Diabetes – What is Diabetes?
Diabetes is a serious disease that affects millions of people every year. It occurs when your body doesn’t produce enough insulin, or when it can’t use the insulin it does produce effectively.
Exercise, diet and medications can all help in preventing or delaying the development of the disease. It’s also important to be aware of symptoms to be able to tell what’s wrong and get treatment.
What is diabetes?
Diabetes is a chronic health condition (long-lasting), which alters how your body converts food into energy. It occurs when the pancreas doesn’t produce enough insulin or isn’t able to use it as well as it should.
Insulin is a hormone that assists your cells absorb and use sugar, which is called glucose. Type 2 diabetics aren’t producing enough insulin, or their bodies cannot use it in a proper way.
The blood sugar levels rise over time in both types of diabetes. This can lead to problems with the kidneys, eyes and feet. It could also harm your heart arteries and brain.
Type 1 diabetes
Type 1 diabetes is caused by an autoimmune reaction, which means that your immune system attacks pancreatic cells that produce insulin and destroys them. This destruction can happen over many years or months before eventually resulting in the total absence of insulin.
Type 1 diabetics must take insulin each day. They also have to keep track of their blood sugar levels and adjust their insulin, food and levels of exercise to keep their blood sugar in the normal range.
Type 2 diabetes
If you have type 2 the body isn’t making the insulin it needs to. Insulin is a hormone that aids in the movement of glucose (blood sugar) from your blood into your cells where it can be used to create energy.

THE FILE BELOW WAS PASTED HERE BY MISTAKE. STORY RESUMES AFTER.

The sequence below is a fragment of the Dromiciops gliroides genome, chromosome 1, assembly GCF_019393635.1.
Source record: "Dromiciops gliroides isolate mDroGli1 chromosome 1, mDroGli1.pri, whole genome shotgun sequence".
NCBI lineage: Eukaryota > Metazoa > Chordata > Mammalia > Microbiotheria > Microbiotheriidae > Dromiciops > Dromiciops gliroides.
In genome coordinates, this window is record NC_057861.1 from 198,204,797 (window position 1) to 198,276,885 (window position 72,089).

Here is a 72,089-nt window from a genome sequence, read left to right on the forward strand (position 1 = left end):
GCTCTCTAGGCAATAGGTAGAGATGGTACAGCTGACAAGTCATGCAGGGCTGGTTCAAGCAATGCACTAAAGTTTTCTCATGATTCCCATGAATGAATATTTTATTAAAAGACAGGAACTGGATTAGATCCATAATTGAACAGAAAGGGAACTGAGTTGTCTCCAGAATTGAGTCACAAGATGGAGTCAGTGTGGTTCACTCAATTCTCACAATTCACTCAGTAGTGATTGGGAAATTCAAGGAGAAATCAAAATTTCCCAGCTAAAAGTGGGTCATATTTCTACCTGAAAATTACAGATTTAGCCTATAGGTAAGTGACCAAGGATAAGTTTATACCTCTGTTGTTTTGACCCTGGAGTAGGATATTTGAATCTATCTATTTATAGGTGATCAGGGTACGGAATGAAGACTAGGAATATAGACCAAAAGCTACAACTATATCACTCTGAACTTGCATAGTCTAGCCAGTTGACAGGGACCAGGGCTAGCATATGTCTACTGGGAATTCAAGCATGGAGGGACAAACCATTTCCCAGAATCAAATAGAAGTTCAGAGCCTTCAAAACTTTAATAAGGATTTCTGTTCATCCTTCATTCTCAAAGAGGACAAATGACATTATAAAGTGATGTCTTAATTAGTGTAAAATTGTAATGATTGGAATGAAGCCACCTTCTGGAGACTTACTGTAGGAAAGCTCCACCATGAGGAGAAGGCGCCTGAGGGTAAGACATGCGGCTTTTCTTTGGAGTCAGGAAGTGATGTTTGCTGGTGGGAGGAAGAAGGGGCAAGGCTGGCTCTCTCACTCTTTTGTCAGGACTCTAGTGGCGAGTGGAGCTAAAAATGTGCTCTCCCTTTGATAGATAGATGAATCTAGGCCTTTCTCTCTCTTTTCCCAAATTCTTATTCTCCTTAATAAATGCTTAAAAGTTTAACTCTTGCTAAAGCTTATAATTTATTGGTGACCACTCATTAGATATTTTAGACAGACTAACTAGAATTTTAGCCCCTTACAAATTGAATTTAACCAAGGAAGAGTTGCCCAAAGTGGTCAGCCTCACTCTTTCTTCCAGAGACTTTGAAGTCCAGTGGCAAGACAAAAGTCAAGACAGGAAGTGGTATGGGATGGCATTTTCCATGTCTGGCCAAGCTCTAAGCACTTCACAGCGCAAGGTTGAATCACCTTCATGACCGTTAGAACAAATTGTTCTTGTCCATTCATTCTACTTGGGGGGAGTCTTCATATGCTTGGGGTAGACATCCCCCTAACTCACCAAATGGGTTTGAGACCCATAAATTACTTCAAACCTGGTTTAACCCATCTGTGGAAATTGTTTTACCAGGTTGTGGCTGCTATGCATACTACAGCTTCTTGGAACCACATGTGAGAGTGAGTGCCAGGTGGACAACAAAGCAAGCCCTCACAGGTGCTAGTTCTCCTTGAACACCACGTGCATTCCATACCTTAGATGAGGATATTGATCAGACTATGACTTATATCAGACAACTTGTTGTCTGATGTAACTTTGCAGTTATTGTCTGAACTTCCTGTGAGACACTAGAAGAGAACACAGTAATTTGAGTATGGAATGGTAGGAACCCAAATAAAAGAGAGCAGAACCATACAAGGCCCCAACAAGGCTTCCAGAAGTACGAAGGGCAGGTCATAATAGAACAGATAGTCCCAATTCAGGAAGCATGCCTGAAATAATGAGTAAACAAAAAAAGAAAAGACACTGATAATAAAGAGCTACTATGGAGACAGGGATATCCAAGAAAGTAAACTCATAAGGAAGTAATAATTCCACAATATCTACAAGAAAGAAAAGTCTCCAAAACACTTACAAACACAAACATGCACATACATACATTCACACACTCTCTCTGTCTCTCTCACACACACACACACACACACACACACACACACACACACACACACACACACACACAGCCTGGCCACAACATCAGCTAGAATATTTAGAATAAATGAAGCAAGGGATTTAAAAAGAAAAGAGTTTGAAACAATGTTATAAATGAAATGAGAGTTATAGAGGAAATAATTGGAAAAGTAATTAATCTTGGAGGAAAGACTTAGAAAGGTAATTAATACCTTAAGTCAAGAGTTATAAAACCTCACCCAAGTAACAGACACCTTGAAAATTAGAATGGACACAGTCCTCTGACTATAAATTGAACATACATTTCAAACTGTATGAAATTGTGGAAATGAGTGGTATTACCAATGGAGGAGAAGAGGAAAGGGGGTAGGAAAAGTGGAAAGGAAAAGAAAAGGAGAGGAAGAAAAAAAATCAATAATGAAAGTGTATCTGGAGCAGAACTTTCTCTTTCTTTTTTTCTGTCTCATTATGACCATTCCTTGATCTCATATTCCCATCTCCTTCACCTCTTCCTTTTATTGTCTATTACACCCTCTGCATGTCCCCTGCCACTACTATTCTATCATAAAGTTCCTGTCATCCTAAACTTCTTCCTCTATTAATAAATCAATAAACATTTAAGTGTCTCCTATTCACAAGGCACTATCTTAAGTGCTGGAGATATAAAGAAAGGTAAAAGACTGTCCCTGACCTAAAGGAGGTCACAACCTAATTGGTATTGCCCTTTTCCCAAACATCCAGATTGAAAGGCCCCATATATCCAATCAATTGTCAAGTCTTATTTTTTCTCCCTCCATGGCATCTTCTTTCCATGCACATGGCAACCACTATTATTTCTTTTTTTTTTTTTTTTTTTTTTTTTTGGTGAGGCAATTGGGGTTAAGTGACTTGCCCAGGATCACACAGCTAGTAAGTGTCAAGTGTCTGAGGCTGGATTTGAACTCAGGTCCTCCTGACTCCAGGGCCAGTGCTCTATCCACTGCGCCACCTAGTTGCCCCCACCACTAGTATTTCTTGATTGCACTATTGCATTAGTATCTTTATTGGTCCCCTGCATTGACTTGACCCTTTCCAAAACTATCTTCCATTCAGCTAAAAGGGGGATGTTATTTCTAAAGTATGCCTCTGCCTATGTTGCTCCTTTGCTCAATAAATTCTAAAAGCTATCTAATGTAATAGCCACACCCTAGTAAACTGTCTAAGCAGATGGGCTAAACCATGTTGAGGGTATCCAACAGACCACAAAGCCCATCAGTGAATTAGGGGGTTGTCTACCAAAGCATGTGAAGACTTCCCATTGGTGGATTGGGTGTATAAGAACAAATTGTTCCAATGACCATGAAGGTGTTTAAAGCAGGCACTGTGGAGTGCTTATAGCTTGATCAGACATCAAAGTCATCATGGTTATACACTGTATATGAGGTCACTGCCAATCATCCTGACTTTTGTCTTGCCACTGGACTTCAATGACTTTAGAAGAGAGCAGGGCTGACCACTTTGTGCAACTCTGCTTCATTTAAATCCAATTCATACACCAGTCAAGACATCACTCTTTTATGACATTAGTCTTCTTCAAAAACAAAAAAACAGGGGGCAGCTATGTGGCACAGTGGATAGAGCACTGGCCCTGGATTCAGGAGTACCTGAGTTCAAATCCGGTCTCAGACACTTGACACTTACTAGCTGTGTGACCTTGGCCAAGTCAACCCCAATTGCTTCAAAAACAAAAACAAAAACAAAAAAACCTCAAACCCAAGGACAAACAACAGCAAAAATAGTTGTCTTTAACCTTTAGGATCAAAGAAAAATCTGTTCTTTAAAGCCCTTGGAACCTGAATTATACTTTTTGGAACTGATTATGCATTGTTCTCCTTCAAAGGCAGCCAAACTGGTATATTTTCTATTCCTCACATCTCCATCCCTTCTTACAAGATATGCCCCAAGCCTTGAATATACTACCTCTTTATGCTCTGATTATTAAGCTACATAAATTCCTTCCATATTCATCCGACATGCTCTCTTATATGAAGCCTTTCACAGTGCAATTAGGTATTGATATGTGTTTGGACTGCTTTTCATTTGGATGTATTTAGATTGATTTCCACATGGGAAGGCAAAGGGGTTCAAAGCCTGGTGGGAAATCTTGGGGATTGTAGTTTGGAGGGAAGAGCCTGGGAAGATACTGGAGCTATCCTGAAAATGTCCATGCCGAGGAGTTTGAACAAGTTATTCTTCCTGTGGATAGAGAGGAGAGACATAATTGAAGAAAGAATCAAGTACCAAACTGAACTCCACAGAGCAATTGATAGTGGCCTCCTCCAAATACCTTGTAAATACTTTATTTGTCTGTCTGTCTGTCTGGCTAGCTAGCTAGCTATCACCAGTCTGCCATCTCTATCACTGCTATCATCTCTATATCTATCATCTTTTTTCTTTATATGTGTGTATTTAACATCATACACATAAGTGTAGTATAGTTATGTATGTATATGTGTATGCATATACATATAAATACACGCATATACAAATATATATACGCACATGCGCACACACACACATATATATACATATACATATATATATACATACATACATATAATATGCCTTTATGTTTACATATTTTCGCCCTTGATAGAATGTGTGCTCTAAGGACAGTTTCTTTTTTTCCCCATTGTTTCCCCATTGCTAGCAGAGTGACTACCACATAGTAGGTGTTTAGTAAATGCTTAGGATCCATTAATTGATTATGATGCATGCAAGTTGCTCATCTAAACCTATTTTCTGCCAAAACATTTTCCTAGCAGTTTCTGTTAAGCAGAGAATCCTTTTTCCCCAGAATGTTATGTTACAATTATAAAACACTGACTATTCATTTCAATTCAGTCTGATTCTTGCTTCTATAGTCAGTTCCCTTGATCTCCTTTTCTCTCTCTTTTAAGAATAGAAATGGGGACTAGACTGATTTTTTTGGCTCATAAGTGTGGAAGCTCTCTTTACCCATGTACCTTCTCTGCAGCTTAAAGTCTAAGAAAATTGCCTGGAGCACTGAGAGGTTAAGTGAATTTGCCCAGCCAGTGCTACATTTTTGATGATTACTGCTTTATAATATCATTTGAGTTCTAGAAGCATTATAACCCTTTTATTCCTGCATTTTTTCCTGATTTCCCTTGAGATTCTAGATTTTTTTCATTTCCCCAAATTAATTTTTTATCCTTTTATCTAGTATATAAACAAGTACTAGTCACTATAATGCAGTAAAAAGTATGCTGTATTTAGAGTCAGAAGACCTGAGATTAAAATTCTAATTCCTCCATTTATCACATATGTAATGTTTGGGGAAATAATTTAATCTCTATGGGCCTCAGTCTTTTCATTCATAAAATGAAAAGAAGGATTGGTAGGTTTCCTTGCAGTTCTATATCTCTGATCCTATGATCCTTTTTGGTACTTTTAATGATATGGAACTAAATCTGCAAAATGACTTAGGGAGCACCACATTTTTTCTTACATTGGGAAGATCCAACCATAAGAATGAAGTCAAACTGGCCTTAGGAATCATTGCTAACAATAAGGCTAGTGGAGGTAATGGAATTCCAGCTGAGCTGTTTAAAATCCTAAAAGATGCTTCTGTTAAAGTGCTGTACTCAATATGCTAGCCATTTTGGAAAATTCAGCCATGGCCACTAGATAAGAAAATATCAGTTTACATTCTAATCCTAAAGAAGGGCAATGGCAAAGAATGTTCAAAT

People suffering from type 2 diabetes need to treat their diabetes by consuming a balanced diet and regular exercise. They may also need to take medications to control their blood glucose levels.
The signs of diabetes in women
Diabetes is a chronic illness that affects all races, ethnic groups age, genders, and ages. Women are at higher risk than men.
Women with diabetes are more prone to suffer from complications, like heart disease (the most common diabetes-related complication) and loss of vision.
One of the first signs of women with diabetes is a higher thirst and increased urination, called polydipsia. This is because diabetes causes excessive sugar to accumulate in the blood and your kidneys aren’t equipped to get rid of it effectively.
Diabetes in men The signs and symptoms
Diabetes is a condition where cells are unable to use glucose (blood sugar) as energy. This is usually because the pancreas produces insufficient insulin.
This causes elevated blood sugar levels. Your body then attempts to lower these levels by flushing the excess glucose from your bloodstream via urine.
Patients with diabetes are usually thirsty, and need to drink a lot of fluids.
Men may also shed weight as their bodies make use of muscles for energy instead of fat. This is due to the fact that their blood sugar level remains high for prolonged periods of time.
A healthy diet for diabetes is a crucial aspect of managing the condition. It can help control blood sugar levels, manage weight and decrease the risk factors that can lead to heart disease.
Include whole foods in your diet, such as fruits, vegetables, and whole grains. Also, low-fat dairy products such as beans, legumes, and beans are a good choice. It should be free of saturated (unhealthy) fats and added sugars.
You may also want to limit the amount of sugar-sweetened drinks you consume. These drinks often have a lot of sugar, which can lead to high blood sugar levels.
Your doctor may prescribe diabetes-related medications to keep your blood sugar (glucose) levels within a normal range. These medications are typically combined with lifestyle changes such as eating habits and exercise to help control your diabetes.
If your blood sugar levels aren’t controlled by one medicine then a second medication could be added. Your doctor will work with you to pick the best medication for your requirements and preferences.
Newer medicines, such as sodium-glucose-cotransporter-2 inhibitors and glucagon like antagonists for the peptide-1 receptor, decrease blood sugar and offer benefits for the kidneys and cardiovascular system, while reducing the risk of developing complications. They also help with weight loss, and come in both tablet and injection forms.